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New spacecraft could nuke incoming asteroids

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South Alabam

Anything is better than nothing at all. And that sounds good.

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Alien Origins
3 hours ago, South Alabam said:

Anything is better than nothing at all. And that sounds good.

Yeah it does sound good...Only problem I see here, especially if its on a collision course with Earth is the debris....Blowing it up then creates a hail storm of smaller rocks...Granted they may not do as much damage but they are still dangerous.

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aearluin
3 hours ago, South Alabam said:

Anything is better than nothing at all. And that sounds good.

My thoughts exactly. Great news that we now have a real plan to face this kind of threat. Of course conspiracy nuts will say this proves NASA is preping up for the arrival of Nibiru...

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RoofGardener

Hmmm.... an orbital nuclear weapons platform ?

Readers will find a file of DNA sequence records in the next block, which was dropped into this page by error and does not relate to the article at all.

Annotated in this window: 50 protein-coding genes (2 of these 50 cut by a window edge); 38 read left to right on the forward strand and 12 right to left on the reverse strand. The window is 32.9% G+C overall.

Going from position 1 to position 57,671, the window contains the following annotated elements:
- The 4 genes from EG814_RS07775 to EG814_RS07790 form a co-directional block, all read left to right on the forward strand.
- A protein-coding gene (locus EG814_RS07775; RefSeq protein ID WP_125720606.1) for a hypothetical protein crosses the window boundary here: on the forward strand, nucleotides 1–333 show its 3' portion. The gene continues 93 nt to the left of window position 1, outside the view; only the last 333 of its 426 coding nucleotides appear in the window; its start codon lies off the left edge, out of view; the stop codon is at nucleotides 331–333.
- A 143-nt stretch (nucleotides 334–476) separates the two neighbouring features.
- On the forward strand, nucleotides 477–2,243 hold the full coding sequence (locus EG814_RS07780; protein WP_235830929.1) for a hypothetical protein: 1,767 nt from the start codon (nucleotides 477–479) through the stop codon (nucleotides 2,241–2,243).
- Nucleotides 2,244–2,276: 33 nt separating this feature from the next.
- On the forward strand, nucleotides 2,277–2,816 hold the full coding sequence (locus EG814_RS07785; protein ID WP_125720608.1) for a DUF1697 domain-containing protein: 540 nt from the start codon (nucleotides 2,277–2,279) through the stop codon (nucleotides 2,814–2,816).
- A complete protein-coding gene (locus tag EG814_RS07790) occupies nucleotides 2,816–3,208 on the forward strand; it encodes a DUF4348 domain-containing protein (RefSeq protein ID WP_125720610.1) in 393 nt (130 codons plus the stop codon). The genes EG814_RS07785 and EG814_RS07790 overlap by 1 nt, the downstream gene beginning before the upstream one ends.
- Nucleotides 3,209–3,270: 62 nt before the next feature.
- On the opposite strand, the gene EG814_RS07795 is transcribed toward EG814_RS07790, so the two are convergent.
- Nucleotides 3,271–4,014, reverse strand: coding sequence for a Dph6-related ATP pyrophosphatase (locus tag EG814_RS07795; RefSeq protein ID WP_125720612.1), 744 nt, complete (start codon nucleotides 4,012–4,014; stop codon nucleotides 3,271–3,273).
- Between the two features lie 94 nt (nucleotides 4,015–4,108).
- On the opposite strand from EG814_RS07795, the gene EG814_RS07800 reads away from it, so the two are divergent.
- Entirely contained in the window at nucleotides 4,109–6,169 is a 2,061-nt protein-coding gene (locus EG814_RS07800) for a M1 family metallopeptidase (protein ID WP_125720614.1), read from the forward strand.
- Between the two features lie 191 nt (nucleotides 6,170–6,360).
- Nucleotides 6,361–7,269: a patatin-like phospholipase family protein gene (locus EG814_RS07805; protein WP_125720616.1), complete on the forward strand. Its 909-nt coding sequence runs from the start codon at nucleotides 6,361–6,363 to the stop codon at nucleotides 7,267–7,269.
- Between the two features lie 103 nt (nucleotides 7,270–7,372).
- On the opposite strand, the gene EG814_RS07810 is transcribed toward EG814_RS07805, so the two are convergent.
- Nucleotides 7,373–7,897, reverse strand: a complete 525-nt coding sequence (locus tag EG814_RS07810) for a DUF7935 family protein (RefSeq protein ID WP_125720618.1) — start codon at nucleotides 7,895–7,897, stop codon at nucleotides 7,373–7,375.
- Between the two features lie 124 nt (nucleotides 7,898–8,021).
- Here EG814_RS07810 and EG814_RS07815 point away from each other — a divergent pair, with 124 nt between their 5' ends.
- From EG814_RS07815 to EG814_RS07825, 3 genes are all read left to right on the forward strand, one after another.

One that could launch nuclear weapons against targets on Earth, WITHOUT using an orbital booster rocket that would give tell-tale signs of its flight ? (and target). 

A perfect "first strike" weapon that nullifies conventional 'early warning' systems ? 

I can see SOME objections to this from the Russians and Chinese ? :P

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seanjo

If we catch an asteroid early enough, a high-velocity impact to change it's course slightly would probably be enough.

 

Not sure how a Nuke would work unless you actually detonate it on the surface or very close.

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Waspie_Dwarf
1 hour ago, seanjo said:

Not sure how a Nuke would work unless you actually detonate it on the surface or very close.

You detonate it above the surface, that vaporises material on the surface of the asteroid. The vapourised material actd like a thruster, changing the orbit of asteroid.

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Grandpa Greenman

I think it is a good idea to test whatever they are going to try before we actually need it.  Thank Waspie_Dwarf for clearing that up for us.  I got a question,  how hard would it be to put one into a stable orbit making another moon? 

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RoofGardener
59 minutes ago, Grandpa Greenman said: